The Australian Information Industry Association (AIIA) is one of several bodies looking to tackle the shortage of talent plaguing the local ICT industry. Board members Ian Birks (director of Ideas International) and Philip Cronin (general manager of Intel ANZ) shared some ideas with ARN.
How good a picture has the AIIA managed to compile of the current industry skills shortage?
Ian Birks (IB): The prominence of the issue has been increasing during the past 2-3 years. AIIA has been working collectively with government, the ACS [Australian Computer Society] and other organisations. The ICT Skills Foresighting Study conducted by DCITA [Directory of Community, Industry and Tourism Australia] in 2006 was significant in moving the issue along. This led to the establishment of the Industry Leadership Group (ILG), which is jointly chaired by the AIIA and ACS. It includes a lot of the vested parties, such as government departments that need to be involved in this discussion, provides some level of funding for the research work that needs to go on and has led to the creation of some very powerful statistical work during the last nine months or so.
Everybody knew there was a problem but there wasn't a lot of good data around to help us quantify it and get to the root of some of the issues, such as predicting investment cycles and which skills will be in greatest demand. There's a natural lag with graduate intake so you need to think ahead. There's been something of an improvement in graduate intake for 2008; it's not stellar change but it does look as though the diminishing enrolment trend we've seen since 2001 has bottomed out. It's not going to change the world overnight but it's a start.
One of the things we are really focused on is the concept of ICT career attractiveness. What is it that influences career choices in what is effectively a population shortage, not just an ICT skills shortage? How do we get the best and brightest engaged in ICT? That's a really big challenge. We now have a single consistent career attractiveness message, originally developed through Multimedia Victoria, called 'Start here, go anywhere'. It's a marketing promotion plan that's being run at education open days. AIIA is trying to launch an ICT careers week at the end of July as a focal point for various universities. Some successful programs we've been running in Victoria and Queensland have seen us busing high schools students into a central location for a day focused on the ICT industry and careers. They are addressed by young people that have gone through ICT study and got interesting job outcomes from it. There's also an exhibition about what can happen when you work for a company like Intel, Microsoft or IBM. One of the problems is that a lot of students can't really relate to what it means to be out there in the workplace. They know ICT is a good career but not a lot of them can visualise what they might end up doing. These careers days give them that mental picture.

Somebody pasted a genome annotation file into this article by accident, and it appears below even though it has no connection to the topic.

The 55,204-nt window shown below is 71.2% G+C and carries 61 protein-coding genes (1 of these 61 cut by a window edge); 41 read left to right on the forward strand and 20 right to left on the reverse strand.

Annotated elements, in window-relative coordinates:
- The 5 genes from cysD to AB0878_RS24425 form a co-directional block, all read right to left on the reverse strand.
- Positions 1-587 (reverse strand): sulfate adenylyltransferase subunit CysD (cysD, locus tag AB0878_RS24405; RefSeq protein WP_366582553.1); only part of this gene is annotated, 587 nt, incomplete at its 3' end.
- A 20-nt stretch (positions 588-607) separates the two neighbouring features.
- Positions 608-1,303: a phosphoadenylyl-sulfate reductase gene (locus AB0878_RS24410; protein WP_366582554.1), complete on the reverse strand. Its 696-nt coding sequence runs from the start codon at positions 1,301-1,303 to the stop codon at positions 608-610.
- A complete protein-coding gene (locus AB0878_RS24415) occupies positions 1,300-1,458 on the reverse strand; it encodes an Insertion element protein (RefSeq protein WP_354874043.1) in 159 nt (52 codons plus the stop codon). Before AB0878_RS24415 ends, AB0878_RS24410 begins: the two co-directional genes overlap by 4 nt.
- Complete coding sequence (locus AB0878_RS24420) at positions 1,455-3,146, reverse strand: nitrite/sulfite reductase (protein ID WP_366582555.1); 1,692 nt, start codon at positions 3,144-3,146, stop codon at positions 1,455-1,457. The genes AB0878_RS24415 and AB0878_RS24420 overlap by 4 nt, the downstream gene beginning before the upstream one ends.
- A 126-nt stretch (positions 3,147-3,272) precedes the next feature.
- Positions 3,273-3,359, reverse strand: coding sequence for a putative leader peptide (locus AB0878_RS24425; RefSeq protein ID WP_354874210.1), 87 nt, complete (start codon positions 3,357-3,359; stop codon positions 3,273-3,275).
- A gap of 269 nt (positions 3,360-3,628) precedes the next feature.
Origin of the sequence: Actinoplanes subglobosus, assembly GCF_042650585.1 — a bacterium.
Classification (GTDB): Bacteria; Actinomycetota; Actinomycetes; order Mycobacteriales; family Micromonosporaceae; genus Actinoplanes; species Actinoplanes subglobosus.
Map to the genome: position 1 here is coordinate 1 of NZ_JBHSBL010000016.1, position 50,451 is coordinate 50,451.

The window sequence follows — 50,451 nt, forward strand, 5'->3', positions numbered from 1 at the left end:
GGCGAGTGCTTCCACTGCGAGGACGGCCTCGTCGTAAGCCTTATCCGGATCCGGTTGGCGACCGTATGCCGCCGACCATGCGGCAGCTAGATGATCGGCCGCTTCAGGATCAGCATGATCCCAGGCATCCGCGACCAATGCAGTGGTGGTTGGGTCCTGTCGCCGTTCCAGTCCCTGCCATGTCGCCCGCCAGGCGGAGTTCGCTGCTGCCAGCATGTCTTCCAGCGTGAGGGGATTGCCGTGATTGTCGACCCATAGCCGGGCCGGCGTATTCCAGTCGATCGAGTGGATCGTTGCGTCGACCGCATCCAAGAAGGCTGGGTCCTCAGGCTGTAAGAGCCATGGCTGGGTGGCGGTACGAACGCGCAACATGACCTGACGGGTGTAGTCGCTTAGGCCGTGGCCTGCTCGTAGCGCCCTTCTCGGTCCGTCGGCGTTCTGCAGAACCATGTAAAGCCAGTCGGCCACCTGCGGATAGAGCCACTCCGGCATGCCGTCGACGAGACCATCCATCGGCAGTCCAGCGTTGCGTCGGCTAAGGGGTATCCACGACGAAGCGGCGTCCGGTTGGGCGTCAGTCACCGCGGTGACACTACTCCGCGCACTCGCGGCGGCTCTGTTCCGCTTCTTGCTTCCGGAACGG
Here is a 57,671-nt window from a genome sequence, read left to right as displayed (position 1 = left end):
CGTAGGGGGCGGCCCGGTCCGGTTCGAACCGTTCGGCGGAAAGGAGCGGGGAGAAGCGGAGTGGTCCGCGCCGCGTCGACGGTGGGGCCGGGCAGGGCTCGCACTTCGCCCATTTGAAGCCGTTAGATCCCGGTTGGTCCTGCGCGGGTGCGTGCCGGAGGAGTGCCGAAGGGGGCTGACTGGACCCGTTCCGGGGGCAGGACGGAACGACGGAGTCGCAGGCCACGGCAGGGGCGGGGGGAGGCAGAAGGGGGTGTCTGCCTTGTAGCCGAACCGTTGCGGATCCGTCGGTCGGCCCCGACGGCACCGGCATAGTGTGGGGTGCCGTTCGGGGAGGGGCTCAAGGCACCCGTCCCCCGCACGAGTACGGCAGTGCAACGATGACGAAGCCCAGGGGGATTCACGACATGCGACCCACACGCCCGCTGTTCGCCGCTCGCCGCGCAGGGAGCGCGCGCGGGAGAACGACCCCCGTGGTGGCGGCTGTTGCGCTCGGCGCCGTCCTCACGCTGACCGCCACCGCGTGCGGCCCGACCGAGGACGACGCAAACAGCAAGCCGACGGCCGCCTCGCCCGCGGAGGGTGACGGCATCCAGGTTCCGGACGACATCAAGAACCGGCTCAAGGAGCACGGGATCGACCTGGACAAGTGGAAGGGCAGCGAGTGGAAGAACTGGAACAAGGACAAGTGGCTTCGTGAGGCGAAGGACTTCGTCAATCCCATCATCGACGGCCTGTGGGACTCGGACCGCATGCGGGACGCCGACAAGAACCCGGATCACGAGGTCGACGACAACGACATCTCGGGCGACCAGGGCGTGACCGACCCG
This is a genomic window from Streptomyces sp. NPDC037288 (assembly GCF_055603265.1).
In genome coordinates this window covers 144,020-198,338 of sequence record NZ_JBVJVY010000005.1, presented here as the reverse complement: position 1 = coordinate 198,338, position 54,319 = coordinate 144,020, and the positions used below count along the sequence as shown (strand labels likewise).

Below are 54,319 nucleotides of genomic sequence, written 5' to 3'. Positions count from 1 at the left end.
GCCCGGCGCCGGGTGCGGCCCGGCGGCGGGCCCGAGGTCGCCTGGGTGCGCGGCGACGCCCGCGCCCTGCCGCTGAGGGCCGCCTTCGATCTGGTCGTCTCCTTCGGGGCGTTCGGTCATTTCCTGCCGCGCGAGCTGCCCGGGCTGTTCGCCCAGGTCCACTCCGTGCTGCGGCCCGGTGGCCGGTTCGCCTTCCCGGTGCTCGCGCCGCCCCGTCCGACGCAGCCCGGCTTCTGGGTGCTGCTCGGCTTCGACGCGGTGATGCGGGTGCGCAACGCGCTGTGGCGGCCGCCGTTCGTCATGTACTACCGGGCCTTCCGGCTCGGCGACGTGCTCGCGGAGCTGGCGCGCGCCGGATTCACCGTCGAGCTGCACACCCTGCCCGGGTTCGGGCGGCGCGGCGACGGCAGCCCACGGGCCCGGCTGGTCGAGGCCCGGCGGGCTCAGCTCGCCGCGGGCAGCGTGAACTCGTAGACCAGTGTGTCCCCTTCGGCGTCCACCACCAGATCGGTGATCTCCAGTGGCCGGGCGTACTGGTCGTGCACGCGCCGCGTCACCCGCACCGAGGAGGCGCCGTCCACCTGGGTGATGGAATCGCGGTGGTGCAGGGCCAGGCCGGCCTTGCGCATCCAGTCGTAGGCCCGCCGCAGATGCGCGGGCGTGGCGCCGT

Was the dotcom crash a problem in terms of confidence in the industry?
Philip Cronin (PC): If you extrapolate that period, prior to the rise of dotcom there was little understanding of ICT. Dotcom demystified it in many ways because it was in the papers and on Wall Street. There was a buzz around the industry and all of a sudden there were paper millionaires. In 2001 there was an intake of more than 10,000 students into ICT university courses in Australia. Then the bubble burst as all bubbles should and parents, who were coming at it mystified by ICT, saw it go away again relatively quickly.
There was a sharp intake of breath and many parents decided little Johnny with his maths degree should become an accountant. The accounting profession has a very strong alumni program and it's recognised as a job that allows you to work anywhere. We've taken a leaf from that in some respects but there's a need for broader marketing to demystify some of the various strands of IT professionalism. You can be a break/fix professional with a science degree or a code-cutter for ASIO [Australian Security Intelligence Organisation] and yet the two will never meet. You don't find that with a CPA [Certified Practising Accountant] because a CPA in my company or Ian's [Birks] is probably cut from the same cloth. We have to figure out the segmentation within the industry. The problem is well-known and identified, it's quantified reasonably well and our job now is to bring it further up in the minds of career decision-makers, the schoolchildren themselves and their parents.
Generation Y gets a lot of bad press for being transient and not wanting to stick at anything. Is that something you hold stock with?
PC: I have nephews and nieces that are Generation Y but I think it's just a generalisation that's too easy to cast around. I see their usage of ,b>technology very differently to any other generation and you wonder if we are casting our eye over that with an older person's viewpoint. I don't think that's at the root of the problem - it's a mix of population change, demographics, opportunity within the industry being less visible than it was. You can only work to break down each of those.